Author Topic: The Iran Nuclear Deal - A Primer  (Read 8909 times)

Offline michaelintp

  • Honorary Wakandan
  • *****
  • Posts: 1279
    • View Profile
Re: The Iran Nuclear Deal - A Primer
« Reply #15 on: August 27, 2015, 09:03:12 am »
This conversation reminds me of Trump campaigning the crime rate, which has been falling for some time.  Not that we don't want to eliminate all crime, but it's important to know the facts of the matter when deciding what is the best direction moving forward.  Same with the Middle East.  I distrust almost all news about the region.  But hard numbers are more plausible.

What "hard numbers" coming out of the Middle East make you optimistic? The rate of brutal executions of Christians, Yazidis, and others by ISIS? The increased military hardware and wealth acquired by ISIS? The sexual enslavement of Christian and Yazidi girls? The rate of execution of Gays? The increased empowerment of hard-core Islamists? The rate of intimidation and silencing of moderates opposed to their leaders? Iran's crushing of those who protested against the regime? The number of times Iranian crowds at rallies chant, with the approval and express endorsement of their leaders, "Death to America!" ...?  The Ayatollah's continued reitoration of his Shi'ite "end-days" vision of war leading to the Mahdi and a messianic Islamic era? The rate of expansion of Iran's military capability? The projected rate of improvement in that military capability after hundreds of billions start flowing into Iran's coffers?  The rate of Iran's military and financial support of its terrorist proxies? The extent and progress of Iran's clandestine nuclear program?  The rate of lies emanating from Tehran?  I could go on and on.

What world are you living in?  The "statistics" cited in Vic's post above (largely involving how innovation has improved people's lives) have absolutely nothing to do with the prospects for a major war emanating from the Middle East.

It is not uncommon for there to be "peace" before war.  There is also "peace" during a temporary truce.  And today, what is going on in the Middle East can hardly be called "peace" ... unless you are counting the peace of the grave.
« Last Edit: August 27, 2015, 11:40:30 am by michaelintp »
The spirit of emptiness is immortal.
It is called the Great Mother
because it gives birth to Heaven and Earth.
It is like a vapor,
barely seen but always present.
Use it effortlessly.

Tao Te Ching, Ch. 6

Offline Battle

  • Honorary Wakandan
  • *****
  • Posts: 11167
  • M.A.X. Commander
    • View Profile
Re: The Iran Nuclear Deal - A Primer
« Reply #16 on: December 30, 2021, 11:44:47 am »
Thursday, 30th December ~Two Thousand & Twenty One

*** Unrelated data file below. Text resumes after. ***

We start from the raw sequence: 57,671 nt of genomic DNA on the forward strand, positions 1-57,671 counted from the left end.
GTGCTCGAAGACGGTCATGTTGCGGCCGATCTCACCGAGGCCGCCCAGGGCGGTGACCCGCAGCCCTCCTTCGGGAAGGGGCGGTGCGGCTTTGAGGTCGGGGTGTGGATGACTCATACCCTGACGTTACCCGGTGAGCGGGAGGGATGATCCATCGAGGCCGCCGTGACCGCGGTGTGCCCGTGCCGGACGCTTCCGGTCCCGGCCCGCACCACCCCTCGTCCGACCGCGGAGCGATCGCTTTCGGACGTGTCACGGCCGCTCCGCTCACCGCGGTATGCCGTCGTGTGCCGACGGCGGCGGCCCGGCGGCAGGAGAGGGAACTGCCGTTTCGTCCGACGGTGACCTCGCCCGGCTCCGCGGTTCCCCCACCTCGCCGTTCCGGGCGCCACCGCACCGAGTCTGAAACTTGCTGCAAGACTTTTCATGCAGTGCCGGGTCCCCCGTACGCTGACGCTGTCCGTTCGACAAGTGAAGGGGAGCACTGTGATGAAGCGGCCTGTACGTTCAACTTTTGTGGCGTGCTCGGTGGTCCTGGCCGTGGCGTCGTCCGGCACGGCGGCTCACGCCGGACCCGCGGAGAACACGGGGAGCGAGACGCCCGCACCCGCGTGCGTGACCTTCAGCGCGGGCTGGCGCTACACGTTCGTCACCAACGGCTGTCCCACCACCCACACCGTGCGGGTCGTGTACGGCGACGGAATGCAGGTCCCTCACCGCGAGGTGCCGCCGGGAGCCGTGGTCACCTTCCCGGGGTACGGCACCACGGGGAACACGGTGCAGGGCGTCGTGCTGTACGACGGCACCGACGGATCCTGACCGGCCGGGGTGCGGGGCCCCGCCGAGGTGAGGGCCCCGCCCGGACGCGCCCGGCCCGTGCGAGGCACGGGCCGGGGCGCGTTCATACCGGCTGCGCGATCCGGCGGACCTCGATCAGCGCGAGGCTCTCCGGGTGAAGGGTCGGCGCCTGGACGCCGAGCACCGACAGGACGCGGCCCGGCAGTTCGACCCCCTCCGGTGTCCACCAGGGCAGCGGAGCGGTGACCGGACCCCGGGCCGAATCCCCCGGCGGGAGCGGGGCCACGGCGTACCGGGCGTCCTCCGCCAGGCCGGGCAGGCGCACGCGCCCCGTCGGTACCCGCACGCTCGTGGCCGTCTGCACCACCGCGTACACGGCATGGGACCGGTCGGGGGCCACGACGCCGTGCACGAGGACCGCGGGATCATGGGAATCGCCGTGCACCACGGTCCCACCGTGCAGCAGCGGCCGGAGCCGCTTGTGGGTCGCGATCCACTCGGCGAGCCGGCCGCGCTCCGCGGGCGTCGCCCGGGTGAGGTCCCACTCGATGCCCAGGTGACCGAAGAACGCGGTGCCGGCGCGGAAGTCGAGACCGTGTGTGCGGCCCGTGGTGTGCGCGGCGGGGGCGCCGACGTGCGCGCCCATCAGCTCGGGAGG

Iran Sends Rocket Into Space

by Sune Engel Rasmussen & Aresu Eqbali





(Tehran) ó Iran launched a rocket into space carrying what officials on Thursday said were three research devices, drawing attention to Tehranís missile ambitions amid faltering international negotiations over its nuclear program.

The rocket, called the Simorgh, is designed to carry satellites; it was sent up about 290 miles, which an Iranian Defense Ministry spokesman told state television was a record for this type of rocket.

The ministry didnít say when the launch was conducted or whether it had succeeded in putting the devices into orbit.

Iranian Defense Ministry spokesman didnít give any details about the devices.

Iran has tested the Simorgh rocket at least five times previously.

Satellite carrier rockets arenít part of Iranís ballistic-missile program, but U.S. intelligence officials have said that many of the components in rockets such as the Simorgh can be repurposed for long-range ballistic missiles.

Iran says its rocket tests are for civilian purposes and arenít linked to its military ambitions.

The announcement followed a test last week of 16 short- to medium-range ballistic missiles during a military drill in southern Iran.

It also comes as Iranian and Western diplomats are huddled in difficult talks over Iranís nuclear program in Vienna.

Negotiators are expected to reconvene on Monday after breaking for New Year.

The U.S. left the deal in 2018 and imposed strict economic sanctions that have battered Iranís economy.

In response, Tehran has violated most of the key tenets in the agreement, reducing the time it would need to produce enough nuclear fuel for one weapon to as little as a month.

It has increased uranium enrichment from the 3.67% level allowed under the agreement to 60%, a short technical step from 90% weapons grade, and curtailed access for international nuclear inspectors.